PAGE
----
Macbeth is responsible for a series of murders. He kills his king, then kills Banquo, and ends by sending thugs to slaughter defenseless Lady Macduff and her children. Remarkably, Shakespeare generates pity for him. He creates a murderer whose desires, rationalizations, hopes, and reactions are unquestionably human and uncomfortably familiar.
Macbeth’s actions exhibit a form of individualism. Medieval Scotland was, as Marjorie Garber puts it, a “legible” society, where social status could be read off clothing. When Macbeth usurps the throne of King Duncan, he dresses himself in the “borrowed robes” of kingship, but by the end of the play it’s obvious that he hasn’t grown into his clothes. His royal title hangs loose, “like a giant’s robe on a dwarfish thief.” Macbeth renders Scottish society illegible because he isn’t content to act in accord with his station. He wants to determine his station by his actions. Before he murders Duncan, clothes made the man. Macbeth ruins Scotland because he wants to be the self-clothed man. Who doesn’t?
Macbeth hosts two feasts, but both times he is an abject failure as a host. At the second, he sees the ghost of the murdered Banquo and disrupts the banquet. Though the first feast is less dramatic, it’s just as revealing. Duncan has just arrived at Dunsinane, and he and his company are enjoying a welcome dinner. Macbeth slips out of the banquet hall to contemplate murder. He hasn’t murdered anyone yet, but he’s already placed himself outside the circle of festivity. He’s already demonstrated the mentality of the murderer, exhibiting what Maynard Mack called an “obsessive, self-centered appetite that no feast can gratify.” At the end of the play, he is completely alone. Throughout, he’s possessed by a hunger that won’t be satisfied by any shared meal. Self-isolation is a first move toward murder.
Macbeth doesn’t lust for wealth, power, sex, or prestige. Macbeth recognizes that for him ambition is an end in itself: “I have no spur / To prick the sides of my intent, but only / Vaulting ambition.” His ambition is endless in every sense: He has no end in view beyond the desire to be king, and so his ambition is limitless. In its aimlessness, Macbeth’s is a very modern form of ambition.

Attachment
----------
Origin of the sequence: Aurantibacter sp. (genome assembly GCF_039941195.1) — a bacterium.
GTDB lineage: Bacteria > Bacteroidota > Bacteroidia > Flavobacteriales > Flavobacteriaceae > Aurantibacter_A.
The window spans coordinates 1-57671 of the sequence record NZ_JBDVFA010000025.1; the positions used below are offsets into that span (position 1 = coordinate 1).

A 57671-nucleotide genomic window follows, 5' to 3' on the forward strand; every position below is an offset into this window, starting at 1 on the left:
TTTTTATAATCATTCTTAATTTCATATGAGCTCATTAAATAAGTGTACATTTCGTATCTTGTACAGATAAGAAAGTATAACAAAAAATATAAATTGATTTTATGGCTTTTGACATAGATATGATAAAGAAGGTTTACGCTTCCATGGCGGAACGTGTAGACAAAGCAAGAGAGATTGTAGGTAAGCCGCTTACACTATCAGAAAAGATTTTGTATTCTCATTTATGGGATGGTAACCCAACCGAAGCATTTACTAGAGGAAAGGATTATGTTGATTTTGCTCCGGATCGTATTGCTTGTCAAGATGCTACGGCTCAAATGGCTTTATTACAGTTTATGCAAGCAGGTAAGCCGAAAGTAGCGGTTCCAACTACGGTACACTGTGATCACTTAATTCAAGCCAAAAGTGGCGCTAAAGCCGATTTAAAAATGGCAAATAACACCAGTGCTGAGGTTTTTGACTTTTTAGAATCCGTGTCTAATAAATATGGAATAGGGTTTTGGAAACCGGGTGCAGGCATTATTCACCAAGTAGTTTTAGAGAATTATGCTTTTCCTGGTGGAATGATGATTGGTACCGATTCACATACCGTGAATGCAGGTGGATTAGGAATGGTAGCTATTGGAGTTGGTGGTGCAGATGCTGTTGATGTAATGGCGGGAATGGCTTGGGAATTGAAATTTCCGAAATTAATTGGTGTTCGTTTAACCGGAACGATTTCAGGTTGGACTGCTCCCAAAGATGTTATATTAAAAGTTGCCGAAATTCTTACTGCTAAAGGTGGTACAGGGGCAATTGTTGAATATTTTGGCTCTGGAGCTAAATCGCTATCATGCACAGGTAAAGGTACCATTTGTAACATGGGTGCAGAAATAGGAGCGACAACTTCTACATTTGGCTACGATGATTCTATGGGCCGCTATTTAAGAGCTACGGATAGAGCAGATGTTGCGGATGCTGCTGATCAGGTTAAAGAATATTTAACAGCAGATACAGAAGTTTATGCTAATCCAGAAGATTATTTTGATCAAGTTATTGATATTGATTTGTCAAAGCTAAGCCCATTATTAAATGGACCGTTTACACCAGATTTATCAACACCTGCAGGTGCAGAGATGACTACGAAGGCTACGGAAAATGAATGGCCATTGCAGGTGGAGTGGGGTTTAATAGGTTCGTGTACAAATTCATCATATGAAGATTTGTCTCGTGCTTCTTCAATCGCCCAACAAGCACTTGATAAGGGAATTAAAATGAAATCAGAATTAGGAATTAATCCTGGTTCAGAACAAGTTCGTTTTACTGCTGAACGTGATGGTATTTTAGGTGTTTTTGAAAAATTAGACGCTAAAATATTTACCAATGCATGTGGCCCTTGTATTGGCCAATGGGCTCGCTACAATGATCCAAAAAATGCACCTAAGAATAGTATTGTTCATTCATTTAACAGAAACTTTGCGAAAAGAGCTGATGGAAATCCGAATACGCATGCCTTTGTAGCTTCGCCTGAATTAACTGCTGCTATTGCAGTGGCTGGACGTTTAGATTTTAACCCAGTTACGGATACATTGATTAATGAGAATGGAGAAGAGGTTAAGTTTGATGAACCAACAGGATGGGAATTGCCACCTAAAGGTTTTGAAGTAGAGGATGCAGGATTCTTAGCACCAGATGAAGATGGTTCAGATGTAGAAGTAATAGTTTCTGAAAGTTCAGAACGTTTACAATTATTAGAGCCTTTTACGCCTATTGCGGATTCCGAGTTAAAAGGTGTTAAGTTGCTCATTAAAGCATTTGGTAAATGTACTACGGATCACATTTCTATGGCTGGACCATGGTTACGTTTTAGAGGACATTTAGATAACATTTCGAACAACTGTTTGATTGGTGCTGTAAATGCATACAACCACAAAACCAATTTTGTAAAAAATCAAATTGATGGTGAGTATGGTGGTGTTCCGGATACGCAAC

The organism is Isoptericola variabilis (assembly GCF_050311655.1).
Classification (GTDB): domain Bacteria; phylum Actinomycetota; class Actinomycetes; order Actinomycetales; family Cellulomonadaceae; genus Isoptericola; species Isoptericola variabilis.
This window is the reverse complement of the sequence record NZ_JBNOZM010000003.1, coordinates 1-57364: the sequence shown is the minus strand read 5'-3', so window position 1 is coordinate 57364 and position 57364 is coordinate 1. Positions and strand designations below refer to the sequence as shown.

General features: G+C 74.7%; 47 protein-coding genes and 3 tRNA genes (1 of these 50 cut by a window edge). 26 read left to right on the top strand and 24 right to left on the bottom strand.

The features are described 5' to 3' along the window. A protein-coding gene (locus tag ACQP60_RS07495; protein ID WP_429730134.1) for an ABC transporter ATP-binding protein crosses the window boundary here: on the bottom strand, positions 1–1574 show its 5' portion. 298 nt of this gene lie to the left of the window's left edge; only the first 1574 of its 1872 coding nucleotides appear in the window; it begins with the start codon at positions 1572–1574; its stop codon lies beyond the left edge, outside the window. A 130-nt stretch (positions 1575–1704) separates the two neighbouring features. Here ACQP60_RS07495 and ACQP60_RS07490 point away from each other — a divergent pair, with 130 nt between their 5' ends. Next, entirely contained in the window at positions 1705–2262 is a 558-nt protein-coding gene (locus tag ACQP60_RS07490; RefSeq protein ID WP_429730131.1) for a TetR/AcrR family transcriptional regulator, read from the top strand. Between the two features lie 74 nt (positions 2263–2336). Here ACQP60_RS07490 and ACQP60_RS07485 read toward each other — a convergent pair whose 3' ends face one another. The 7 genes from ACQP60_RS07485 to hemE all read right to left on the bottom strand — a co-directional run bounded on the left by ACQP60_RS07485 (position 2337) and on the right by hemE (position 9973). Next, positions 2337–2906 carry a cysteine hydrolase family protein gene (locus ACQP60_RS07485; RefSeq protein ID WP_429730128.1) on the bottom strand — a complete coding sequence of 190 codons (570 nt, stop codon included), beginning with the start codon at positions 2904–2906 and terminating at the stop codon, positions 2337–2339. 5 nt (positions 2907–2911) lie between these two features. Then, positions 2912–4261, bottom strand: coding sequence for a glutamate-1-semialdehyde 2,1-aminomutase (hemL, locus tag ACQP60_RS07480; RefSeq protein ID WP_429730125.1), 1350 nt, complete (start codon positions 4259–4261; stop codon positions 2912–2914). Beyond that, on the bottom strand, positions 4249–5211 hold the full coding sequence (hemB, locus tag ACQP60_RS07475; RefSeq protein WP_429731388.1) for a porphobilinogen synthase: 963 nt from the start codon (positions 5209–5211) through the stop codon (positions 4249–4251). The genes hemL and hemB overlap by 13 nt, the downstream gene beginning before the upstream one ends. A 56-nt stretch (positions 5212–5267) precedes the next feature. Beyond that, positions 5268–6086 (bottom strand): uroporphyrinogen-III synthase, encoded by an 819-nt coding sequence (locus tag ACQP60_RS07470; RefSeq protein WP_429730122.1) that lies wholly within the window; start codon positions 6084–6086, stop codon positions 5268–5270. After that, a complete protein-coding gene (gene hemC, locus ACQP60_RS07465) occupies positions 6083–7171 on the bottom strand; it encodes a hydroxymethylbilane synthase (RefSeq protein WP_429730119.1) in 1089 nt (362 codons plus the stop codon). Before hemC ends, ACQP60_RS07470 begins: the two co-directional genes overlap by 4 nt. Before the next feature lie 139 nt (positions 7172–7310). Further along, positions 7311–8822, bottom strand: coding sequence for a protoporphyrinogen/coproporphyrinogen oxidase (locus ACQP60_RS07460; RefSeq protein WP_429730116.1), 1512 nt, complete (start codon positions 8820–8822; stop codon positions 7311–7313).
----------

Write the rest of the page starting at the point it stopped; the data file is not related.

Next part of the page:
In the broadest sense, Macbeth’s ambition is to murder time itself. Musing in the hall outside the feast, Macbeth expresses the fond wish, “If it were done when ’tis done.” He wants to act so decisively that it would “trammel up the consequence.” He wishes he could perform one act that would bring the end of acting, one final deed. He wants to drop a pebble into a pool without causing ripples. He finds he can’t, and instead each murder just makes it more difficult for him to stop murdering. “I am in blood / Stepp’d in so far,” he says, “that, should I wade no more, / Returning were as tedious as go o’er.”
Audiences recoil from Macbeth, but he recoils from himself too. After Macbeth murders King Duncan, a knocking at the gate startles him, and Macbeth wonders, “How is’t with me, when every noise appals me?” He stares at his bloody hands as if they belonged to someone else’s body: “What hands are here?” He knows that the “multitudinous seas” can’t wash away the stain of Duncan’s blood, and later he is haunted by the ghost of Banquo. Macbeth “murder[s] sleep” and so deprives himself of that nightly “balm of hurt minds.” Almost no one hears “Tomorrow and tomorrow and tomorrow” and thinks, “Well, Macbeth, you deserve it.” He does deserve it, but Shakespeare has shown us enough of Macbeth’s shocked soul and tortured conscience to convince us that he’s human.
Shakespeare is no liberal sentimentalist. He knows that evil is evil, and knows that Macbeth chooses evil. A. C. Bradley saw the play as evidence of Shakespeare’s feel for the “incalculability of evil—that in meddling with it human beings do they know not what.” We don’t know where evil will lead; we can only be sure that the result “will not be what you expected.” Macbeth dramatizes what Colin McGinn has described as the surprising character of evil.
Shakespeare humanizes Macbeth to hold him up as a mirror to nature, our nature. We pity, and fear, because we recognize that the evil that surprises us in Macbeth is our own.
Peter J. Leithart is President of Theopolis Institute. He is the author of Gratitude: An Intellectual History(Baylor, 2014), Traces of the Trinity (Baker, 2015), Delivered from the Elements of the World (IVP, 2016), andThe End of Protestantism (Baker, forthcoming).
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